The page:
This Article examines general principles of international law through the innovative means of comparing their use in four different, novel areas of international law—international environmental law, international investment law, international criminal law, and international indigenous rights. By doing so, the Article is able to make the distinct claim that there is no one, single methodology for analysis of general principles of international law. Rather, each area of international law tends to use a methodology suited to its policy objectives and overall characteristics as a specific area of law. The Article characterizes two predominant academic approaches to general principles: a purely “domestic approach” and a “hybrid approach”. The Article argues that international environmental law has tended to use a hybrid approach, whereas international investment law has limited itself to a domestic approach, manifesting immediately the differentiated analysis in different areas. International criminal law and international law on indigenous rights manifest more mixed approaches to analysis, again based on the needs of these different areas. These areas, however, also manifest some criticisms of the use of general principles that have led sometimes to restraints on them in the service of policy needs of different areas of international law. The Article ultimately puts the novel argument that this contextual analysis is not simply descriptively accurate but is a manifestation of an appropriate contextually-differentiated development of international law in light of concerns for its legitimacy in regulating actors other than state entities.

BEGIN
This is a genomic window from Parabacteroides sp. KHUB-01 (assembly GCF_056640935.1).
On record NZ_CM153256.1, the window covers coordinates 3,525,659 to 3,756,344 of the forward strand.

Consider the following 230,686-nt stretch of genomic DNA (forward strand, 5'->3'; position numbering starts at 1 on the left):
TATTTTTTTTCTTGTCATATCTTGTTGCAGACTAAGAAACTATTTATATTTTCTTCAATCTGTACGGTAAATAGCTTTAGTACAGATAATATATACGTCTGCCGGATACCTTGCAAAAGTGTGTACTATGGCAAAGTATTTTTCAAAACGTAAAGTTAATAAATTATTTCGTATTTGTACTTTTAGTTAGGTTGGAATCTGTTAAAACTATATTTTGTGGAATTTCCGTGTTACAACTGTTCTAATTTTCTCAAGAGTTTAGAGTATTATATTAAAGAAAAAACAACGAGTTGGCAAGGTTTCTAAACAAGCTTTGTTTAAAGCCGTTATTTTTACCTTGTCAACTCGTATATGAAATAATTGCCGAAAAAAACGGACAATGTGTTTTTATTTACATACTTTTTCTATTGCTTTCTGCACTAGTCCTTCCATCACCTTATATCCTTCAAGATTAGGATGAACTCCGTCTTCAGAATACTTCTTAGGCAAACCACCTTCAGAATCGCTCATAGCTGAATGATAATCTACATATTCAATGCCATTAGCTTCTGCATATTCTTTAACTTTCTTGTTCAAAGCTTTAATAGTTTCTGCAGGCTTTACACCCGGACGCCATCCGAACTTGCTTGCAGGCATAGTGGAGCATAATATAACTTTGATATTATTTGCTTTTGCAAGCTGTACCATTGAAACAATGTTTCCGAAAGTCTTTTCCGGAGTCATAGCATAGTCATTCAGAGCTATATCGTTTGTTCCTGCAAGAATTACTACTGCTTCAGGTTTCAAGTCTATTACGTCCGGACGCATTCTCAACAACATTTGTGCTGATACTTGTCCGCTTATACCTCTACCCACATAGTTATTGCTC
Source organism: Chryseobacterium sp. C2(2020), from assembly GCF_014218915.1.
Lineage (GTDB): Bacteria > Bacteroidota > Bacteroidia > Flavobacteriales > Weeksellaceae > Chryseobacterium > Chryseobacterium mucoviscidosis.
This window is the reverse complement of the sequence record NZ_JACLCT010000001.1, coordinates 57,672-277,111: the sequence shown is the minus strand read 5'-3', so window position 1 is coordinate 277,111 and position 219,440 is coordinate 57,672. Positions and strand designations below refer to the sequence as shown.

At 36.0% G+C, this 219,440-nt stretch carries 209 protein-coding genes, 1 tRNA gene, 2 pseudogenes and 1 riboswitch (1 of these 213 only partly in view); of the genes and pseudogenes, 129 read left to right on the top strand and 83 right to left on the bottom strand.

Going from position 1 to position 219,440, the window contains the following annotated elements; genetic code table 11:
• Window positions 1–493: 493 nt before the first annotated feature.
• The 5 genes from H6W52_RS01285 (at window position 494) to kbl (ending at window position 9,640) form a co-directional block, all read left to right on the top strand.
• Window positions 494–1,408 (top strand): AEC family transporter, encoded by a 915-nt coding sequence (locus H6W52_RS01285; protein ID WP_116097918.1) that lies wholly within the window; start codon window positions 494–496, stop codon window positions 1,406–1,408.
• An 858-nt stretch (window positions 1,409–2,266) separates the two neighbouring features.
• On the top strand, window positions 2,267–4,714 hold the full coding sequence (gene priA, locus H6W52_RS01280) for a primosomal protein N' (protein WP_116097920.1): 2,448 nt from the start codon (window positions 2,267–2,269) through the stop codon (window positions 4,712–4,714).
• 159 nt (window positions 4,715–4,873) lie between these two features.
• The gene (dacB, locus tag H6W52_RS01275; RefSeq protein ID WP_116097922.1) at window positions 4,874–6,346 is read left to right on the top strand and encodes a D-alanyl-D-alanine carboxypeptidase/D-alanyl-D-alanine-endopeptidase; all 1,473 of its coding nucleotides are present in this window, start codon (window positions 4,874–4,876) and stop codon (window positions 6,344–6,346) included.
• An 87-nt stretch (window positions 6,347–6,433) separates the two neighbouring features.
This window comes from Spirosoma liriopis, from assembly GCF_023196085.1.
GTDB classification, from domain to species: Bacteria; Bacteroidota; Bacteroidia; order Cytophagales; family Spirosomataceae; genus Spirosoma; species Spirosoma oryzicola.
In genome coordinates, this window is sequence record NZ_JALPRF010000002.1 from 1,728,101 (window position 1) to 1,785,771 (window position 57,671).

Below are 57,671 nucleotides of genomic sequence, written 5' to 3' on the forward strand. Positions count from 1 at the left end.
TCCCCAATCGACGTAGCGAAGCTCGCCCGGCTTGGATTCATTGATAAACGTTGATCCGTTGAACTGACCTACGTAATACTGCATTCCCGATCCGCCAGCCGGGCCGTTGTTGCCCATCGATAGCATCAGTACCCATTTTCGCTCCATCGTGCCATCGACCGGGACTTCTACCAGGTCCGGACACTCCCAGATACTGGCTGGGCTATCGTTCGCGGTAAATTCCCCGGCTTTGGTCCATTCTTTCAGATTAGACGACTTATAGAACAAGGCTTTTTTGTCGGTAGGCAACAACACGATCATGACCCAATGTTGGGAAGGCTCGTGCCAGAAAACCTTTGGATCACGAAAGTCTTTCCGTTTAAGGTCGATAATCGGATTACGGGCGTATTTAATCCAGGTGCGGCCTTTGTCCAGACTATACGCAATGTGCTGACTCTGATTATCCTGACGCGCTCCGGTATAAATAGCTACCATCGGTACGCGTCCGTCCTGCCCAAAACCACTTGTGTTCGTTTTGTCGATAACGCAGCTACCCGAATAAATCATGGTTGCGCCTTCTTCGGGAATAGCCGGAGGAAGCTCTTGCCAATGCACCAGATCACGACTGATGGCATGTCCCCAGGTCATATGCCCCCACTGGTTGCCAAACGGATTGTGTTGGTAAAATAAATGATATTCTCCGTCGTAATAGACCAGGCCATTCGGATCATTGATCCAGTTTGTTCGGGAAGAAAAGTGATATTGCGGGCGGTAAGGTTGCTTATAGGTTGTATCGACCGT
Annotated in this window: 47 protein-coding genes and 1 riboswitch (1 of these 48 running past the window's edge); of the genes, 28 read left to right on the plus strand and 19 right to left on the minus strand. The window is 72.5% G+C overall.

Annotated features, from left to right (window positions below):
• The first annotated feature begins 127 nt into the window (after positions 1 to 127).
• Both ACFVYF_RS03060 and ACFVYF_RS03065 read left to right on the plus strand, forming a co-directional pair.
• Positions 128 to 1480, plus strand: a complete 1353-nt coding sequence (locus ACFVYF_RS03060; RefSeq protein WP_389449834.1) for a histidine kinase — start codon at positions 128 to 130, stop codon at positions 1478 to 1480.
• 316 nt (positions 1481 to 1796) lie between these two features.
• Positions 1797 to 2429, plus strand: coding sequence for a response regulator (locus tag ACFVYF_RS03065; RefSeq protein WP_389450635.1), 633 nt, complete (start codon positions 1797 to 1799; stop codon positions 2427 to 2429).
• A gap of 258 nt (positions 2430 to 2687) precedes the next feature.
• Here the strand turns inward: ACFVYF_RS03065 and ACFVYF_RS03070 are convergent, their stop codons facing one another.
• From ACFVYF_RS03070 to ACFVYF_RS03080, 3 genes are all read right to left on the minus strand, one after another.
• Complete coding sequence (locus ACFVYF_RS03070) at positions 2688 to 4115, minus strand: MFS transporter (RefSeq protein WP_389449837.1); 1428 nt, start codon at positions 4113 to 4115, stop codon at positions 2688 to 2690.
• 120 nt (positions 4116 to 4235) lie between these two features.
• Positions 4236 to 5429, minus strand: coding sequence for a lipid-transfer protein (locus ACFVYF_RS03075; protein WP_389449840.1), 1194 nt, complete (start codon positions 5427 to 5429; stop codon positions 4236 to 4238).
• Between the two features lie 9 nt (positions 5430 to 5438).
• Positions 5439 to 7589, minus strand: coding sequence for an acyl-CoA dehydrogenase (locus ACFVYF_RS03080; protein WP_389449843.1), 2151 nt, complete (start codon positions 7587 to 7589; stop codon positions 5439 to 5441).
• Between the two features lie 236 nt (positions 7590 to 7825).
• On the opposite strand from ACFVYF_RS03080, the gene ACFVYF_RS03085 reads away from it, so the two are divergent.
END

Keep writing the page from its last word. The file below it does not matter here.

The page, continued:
Recommended CitationMichelle Biddulph and Dwight Newman, A Contextualized Account of General Principles of International Law, 26 Pace Int'l L. Rev. 286 (2014)
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